Jane Beitler, NSIDC
Technology has made storing and accessing data and information easy, we think. Capture it, like a photograph or a series of weather measurements, then save it to digital storage housed in a safe place. Keep it cool and dry. Then it will be there for future generations to access and learn from. However, this is simply storage—like putting your grandfather’s old diaries, clothing, photographs, and mementos in a trunk. Preserving knowledge—what all that stuff meant and what it tells us about that past life—is a much more active, ongoing process, starting with understanding what you have and caring for it in a disciplined way. Can technology help with curation, and not just storage?
Figure 1. This map of sea ice conditions and travel routes resulted from an ELOKA interview with a hunter in the Inuit hamlet Sanikiluaq. The hunter created a map overlay depicting travel experiences and observations of the ice around the Belcher Islands.
Recently, the Exchange for Local Observations and Knowledge of the Arctic (ELOKA) project at NSIDC moved to adopt a system from The Data Conservancy that will help ELOKA curate the results of knowledge documentation projects carried out in Arctic communities. As part of a comprehensive data curation service at NSIDC, an instance of The Data Conservancy solution will provide needed tools for curating the diverse kinds of data, information, and knowledge that constitutes each Arctic community’s observations and knowledge.
ELOKA was launched during the 2007-2009 International Polar Year, a coordinated, collaborative effort to research the polar regions, to provide data management services and support to Arctic communities and others who are working with local and traditional knowledge (LTK) or who are gathering community-based monitoring data and information. The Sanikiluaq Sea Ice Project is typical of the collections housed by ELOKA. Sanikiluaq is an Inuit hamlet located on the Belcher Islands in southeastern Hudson Bay. Residents rely primarily on subsistence hunting for food, clothing, and other necessary supplies. Hunters draw on traditional knowledge of the environment to find animals and navigate around the islands.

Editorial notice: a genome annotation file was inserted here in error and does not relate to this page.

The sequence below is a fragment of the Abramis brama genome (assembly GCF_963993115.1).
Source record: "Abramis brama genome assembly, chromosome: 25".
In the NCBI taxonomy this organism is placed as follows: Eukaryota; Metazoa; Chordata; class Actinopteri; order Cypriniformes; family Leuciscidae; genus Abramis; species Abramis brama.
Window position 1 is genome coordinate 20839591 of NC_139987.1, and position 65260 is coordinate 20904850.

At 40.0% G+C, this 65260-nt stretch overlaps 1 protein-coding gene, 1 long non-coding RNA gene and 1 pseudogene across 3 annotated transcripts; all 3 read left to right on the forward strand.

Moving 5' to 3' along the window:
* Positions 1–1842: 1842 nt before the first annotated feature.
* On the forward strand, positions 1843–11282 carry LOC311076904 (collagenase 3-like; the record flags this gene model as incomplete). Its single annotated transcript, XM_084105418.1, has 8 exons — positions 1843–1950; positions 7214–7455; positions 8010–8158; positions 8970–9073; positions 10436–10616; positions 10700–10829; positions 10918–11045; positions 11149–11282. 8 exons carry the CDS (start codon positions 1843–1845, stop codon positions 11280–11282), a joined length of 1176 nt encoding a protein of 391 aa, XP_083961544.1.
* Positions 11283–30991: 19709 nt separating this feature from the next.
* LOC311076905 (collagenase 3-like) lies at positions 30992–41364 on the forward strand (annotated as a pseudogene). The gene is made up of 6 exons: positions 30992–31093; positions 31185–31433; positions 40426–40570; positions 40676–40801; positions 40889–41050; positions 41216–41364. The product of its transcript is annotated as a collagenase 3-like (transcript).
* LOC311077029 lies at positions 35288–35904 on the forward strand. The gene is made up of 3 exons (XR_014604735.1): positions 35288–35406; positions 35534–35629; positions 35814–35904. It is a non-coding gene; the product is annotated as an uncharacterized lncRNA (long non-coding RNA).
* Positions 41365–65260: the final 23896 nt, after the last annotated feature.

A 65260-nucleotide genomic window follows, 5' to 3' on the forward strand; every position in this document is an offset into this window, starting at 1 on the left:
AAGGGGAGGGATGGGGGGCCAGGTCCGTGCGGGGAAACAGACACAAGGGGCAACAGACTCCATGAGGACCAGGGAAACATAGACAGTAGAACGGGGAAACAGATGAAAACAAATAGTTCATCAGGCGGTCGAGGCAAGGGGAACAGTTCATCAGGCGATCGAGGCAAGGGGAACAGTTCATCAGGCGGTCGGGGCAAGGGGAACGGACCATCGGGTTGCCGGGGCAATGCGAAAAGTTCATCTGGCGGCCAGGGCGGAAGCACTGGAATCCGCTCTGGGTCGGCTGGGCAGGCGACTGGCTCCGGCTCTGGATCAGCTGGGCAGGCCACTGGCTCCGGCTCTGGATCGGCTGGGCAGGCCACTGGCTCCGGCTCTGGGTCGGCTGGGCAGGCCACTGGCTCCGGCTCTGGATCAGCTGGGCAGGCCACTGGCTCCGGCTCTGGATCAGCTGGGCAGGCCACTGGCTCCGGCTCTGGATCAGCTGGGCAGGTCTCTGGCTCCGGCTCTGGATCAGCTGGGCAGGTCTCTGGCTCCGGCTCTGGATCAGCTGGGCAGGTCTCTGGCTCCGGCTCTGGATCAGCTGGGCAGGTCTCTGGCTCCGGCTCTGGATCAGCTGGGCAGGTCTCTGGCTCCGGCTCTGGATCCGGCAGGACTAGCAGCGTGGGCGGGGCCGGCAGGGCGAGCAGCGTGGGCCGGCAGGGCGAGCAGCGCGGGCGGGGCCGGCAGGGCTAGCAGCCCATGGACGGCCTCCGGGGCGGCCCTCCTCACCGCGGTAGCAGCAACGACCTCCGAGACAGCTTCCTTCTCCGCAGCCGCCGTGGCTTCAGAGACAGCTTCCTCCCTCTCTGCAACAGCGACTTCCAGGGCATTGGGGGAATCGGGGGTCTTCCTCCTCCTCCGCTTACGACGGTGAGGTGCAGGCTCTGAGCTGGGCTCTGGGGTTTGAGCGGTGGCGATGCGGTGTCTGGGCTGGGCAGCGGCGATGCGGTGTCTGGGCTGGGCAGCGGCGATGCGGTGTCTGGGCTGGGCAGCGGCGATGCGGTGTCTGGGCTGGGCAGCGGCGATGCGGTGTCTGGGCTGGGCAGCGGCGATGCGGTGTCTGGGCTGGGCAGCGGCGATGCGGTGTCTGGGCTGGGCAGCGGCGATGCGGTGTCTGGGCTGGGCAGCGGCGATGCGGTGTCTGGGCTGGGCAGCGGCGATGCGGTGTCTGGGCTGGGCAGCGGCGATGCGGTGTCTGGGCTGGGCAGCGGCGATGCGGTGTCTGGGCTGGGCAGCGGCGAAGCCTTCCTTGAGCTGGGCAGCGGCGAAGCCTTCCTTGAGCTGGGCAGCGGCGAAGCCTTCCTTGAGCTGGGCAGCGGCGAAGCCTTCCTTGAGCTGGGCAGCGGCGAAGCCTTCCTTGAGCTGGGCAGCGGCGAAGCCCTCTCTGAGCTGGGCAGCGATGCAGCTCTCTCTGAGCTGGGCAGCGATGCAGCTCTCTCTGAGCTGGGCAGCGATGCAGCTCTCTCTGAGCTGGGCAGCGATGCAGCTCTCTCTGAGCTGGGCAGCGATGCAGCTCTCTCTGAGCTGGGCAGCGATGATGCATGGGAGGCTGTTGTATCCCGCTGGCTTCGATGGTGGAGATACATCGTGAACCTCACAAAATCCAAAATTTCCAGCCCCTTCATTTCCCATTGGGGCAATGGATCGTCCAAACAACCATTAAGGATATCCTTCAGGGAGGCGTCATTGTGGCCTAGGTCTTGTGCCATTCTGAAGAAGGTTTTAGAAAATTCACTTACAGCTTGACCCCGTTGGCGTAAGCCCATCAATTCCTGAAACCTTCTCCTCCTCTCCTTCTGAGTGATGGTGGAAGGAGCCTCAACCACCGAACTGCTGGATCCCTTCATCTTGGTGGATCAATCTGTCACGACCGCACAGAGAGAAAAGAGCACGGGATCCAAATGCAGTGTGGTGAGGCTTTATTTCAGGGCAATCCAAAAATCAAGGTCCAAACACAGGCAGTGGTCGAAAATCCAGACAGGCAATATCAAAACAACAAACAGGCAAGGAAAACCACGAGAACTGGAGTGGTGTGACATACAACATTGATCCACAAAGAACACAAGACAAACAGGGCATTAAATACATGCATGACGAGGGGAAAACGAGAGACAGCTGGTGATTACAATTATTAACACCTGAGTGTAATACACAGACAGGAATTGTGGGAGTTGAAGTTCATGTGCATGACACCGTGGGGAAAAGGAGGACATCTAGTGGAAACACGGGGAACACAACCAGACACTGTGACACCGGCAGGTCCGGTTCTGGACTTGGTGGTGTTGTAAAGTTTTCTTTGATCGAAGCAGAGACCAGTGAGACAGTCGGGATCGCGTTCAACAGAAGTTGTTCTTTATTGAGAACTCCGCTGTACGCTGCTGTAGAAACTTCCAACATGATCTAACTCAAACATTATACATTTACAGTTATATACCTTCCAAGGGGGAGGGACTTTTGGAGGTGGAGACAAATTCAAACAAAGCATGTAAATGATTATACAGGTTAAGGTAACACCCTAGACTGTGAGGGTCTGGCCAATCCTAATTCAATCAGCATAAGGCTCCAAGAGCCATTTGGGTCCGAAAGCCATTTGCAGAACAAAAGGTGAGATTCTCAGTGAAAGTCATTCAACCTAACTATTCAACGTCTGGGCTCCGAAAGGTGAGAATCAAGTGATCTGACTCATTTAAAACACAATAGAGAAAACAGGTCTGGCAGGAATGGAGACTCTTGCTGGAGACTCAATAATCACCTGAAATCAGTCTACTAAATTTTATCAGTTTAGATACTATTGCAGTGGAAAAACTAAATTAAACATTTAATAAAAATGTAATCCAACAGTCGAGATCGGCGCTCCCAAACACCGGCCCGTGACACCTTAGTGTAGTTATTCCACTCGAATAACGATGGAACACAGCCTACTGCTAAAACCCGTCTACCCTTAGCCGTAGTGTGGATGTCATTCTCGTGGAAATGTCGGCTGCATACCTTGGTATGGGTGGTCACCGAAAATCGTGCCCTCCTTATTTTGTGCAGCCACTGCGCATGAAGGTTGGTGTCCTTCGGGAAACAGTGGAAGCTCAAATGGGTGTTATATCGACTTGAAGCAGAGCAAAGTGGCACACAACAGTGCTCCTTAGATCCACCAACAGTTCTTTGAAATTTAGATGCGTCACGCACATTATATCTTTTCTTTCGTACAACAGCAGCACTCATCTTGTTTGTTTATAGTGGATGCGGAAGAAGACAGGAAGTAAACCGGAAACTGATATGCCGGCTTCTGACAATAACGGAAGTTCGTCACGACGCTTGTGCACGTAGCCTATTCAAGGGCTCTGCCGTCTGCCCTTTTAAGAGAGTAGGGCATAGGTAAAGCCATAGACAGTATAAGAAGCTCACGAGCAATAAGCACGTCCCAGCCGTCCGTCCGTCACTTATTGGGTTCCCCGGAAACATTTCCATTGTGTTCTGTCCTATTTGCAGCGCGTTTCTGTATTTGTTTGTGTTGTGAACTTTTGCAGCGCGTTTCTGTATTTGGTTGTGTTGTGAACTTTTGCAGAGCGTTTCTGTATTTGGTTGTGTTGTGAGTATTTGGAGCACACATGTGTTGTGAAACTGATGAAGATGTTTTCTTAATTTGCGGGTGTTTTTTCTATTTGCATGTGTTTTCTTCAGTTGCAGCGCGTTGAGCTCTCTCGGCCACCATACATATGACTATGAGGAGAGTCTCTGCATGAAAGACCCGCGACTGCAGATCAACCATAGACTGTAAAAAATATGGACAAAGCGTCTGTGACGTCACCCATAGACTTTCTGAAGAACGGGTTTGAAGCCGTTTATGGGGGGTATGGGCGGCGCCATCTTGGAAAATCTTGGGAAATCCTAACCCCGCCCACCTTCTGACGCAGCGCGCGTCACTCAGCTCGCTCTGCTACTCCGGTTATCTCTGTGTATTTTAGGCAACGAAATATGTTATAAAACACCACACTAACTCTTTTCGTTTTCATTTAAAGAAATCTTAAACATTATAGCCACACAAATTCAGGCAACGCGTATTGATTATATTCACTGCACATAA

Figure 2. The red box on this map of the Canadian territory of Nunavut indicates the Belcher Islands, where Sanikiluaq is located.
However, conditions in Hudson Bay have become less stable over the past few decades. Sea ice conditions are not as predictable, water currents are no longer reliable, and even the quality and condition of the animals has deteriorated at times. Wanting to document these environmental changes, Sanikiluaq chose ELOKA to support their efforts. The Sanikiluaq Environmental Committee began conducting surveys and gathering observations. Through a series of interviews, three hunters provided information and maps about changing conditions around the islands. Original data and information were provided as map overlays and base maps, video interviews, and photographs, with topics ranging from, climate and weather changes, changes in sea ice formation, travel safety, and changes in animal health and behavior.
Just what activities and challenges does curating this knowledge involve? While ELOKA is distinct in its focus on local and traditional knowledge, and each ELOKA community has unique sets of knowledge and requirements, the needs of Sanikiluaq are still typical in many ways. To begin with, the data and information need a stable place to reside, with organized and supported data curation practices, and skilled people to curate the data. NSIDC, a research data center at the University of Colorado Boulder, provides that institutional background, along with the specific financial support of the ELOKA project.
Those skilled curators in turn need technologies and tools. For example, a data curation system helps curators keep watch on the status of holdings, ensuring that objects are not deteriorating and that data remain uncorrupted.